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Sunday, September 14, 2003

Things I need to read:
P2P MetaData Search Layers

The abstract:
"Distributed Hashtables (DHTs) provide a scalable method of
associating file-hashes with a particular location in a distributed network
environment. Modifying DHTs directly to support meta-data is difficult, and
meta-data search systems such as flooding tend to scale poorly. However, a
number of more scalable distributed meta-data search systems have recently
been developed that could be deployed in tandem with DHTs, and several are
discussed here along with some novel simulation results that concern the
scalability and resource limitations of a meta-data search layer that employs
semantic routing. Semantic routing is a method of pruning a flooding search
such that queries are preferentially forwarded to nodes that can answer those

Naanou, a P2P file-sharing application built on top of a distributed hashtable, has been GPLed. It's written in C#.

The MIT OpenCourseWare site has some good lecture notes on Distributed Hashtables from their Distributed Computer Systems class. Here's the first lecture, and a discussion on Frangipani, an example distributed filesystem using DHTs. Here's the second lecture, and a discussion on Scribe, a layer implementing scalable multicast using DHTs.

Went to the P2P Dim Sum lunch today; it came out to about $30 bucks a person! Ouch!

Chatting with some folks there, we came up with some crazy conspiracy theories around spam. What if spam is actually sent by intelligence agencies, but a message is hidden in either the individual message or over several messages using steganography? This reminds me of those strange beasts of the cold war called Number Stations, which were channels on the shortwave part of the specturm where mechanical voices intoned a seemingly random series of numbers. No one still understands what these are, but they were probably spies in other countries using shortwave to transmit encoded information.

In my continuing quest to best Zooko's Triangle, here is some info on Threshold Cryptography, another beast that I think may hold some clues to solving the Triangle (yesterday I talked about Identity Based Encryption, another piece of the puzzle). Here's some good info about this subject from a recent paper I've been reading. I've added bold to a section that surprised me on some recent developments in this field:

"Threshold cryptography addresses [the] secret
key storage problem by breaking a master key into numerous
secret shares and storing them on multiple machines.
For example, key K can be broken into k1, k2,
and k3, each of which is stored on a different machine.
All components of the broken key must be obtained
to reconstruct the entire key. Operations using the key
never allow it to be reconstructed in a single location.
Master key operations occur by submitting a request to
each machine holding a share. The requestor receives
all the computed responses and mathematically reconstructs
them into the correct message without revealing
the master key. For the key to be compromised, a person
would have to compromise each node containing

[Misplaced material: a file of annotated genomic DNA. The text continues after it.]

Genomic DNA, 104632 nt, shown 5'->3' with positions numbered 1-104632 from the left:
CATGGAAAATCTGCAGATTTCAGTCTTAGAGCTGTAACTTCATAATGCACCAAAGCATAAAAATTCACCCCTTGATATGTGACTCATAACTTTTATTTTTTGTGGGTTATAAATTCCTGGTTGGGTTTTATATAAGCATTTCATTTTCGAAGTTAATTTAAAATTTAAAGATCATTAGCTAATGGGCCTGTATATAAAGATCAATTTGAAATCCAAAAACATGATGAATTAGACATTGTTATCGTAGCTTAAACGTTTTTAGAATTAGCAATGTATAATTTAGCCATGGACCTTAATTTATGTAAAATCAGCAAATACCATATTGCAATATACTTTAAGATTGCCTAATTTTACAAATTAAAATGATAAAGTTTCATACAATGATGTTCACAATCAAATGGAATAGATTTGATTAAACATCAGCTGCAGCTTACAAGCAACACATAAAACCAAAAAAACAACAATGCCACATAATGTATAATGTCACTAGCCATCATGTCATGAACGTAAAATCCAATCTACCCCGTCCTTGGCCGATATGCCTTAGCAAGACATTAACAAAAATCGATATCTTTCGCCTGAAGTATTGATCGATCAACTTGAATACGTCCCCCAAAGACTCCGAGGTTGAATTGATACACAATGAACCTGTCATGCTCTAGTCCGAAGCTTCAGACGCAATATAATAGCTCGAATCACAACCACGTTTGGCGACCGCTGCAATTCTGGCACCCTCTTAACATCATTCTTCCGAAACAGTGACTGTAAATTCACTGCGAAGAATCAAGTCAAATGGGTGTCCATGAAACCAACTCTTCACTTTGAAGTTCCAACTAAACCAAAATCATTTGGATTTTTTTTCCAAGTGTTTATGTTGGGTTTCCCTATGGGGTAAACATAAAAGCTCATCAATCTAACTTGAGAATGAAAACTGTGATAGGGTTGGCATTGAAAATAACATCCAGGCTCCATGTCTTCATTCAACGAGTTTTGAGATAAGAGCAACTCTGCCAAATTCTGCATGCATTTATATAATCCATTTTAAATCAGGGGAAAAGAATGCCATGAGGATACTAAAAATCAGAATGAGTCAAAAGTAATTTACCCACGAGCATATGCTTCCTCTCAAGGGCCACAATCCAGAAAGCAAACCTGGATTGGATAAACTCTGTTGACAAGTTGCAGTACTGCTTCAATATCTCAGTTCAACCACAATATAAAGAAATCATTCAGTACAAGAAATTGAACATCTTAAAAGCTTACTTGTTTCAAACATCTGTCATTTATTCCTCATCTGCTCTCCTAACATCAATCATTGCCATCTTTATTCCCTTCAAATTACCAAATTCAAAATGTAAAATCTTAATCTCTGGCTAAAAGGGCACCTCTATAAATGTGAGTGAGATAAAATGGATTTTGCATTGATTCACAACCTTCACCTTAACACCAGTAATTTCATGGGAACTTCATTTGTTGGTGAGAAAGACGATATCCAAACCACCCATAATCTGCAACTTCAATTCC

the shares of the key. With a large number of key components
distributed across the network, this becomes
extremely difficult.
Until recently, threshold cryptography suffered
from the requirement that the master key be generated
by a trusted party. That party would then separate
the master key and distribute the components.
This would render threshold cryptography useless in
a self-managed, distributed system. However, it has
been shown that a master key can be generated in a
distributed environment without constructing the key
at any single node [full details].
As long as less than half of the
nodes chosen to generate the key do not collude, the
key is not compromised during generation."

Basicly, we can create systems that depend on having a master private key for certain operations. Instead of needing to isolate this private key on a single trusted server, we can break it into pieces and distribute each of the pieces to a set of relatively untrusted peers. Then, Threshold Cryptography makes it possible to recombine these pieces in such a way that no one has full knowledge of the entire private key while still being able to use it for certain operations. I'm excited about the Boneh paper because it seems to show a more efficient form of threshold cryptography that doesn't require a master source to generate the private key; instead, the peers co-generate it. This is the same Boneh by the way who is behind the recent breakthrough in Identity Based Encryption.

Kevin Burton has fixed the Java XPI downloads. Go get 'em!

The site is a developer oriented site, but I think ordinary users are starting to go there and download the XPIs to get their Java 'on in FireBird and Mozilla. It's just so much easier to click an XPI download link and have the JVM silently install than having to deal with the standard JVM installation. Mozilla should do all its plugins this way; just click a silent download link for Flash and boom, you're ready to go.

Wanna learn more about what XPI and XPInstall are? Check out this tutorial on how to use the Mozilla XPInstall technology in your applications.

Man it was a fricking hot day here in San Francisco. Did all I could to avoid the heat. Had a going-away party for one of my best friends Michael. He is planning on jumping into his car tomorrow and driving down to central and south america, trying to hit every country. At his party someone asked me, "Don't you think Michael is crazy for trying to drive down into south america?" "Michael is the only sane person here," I responded.

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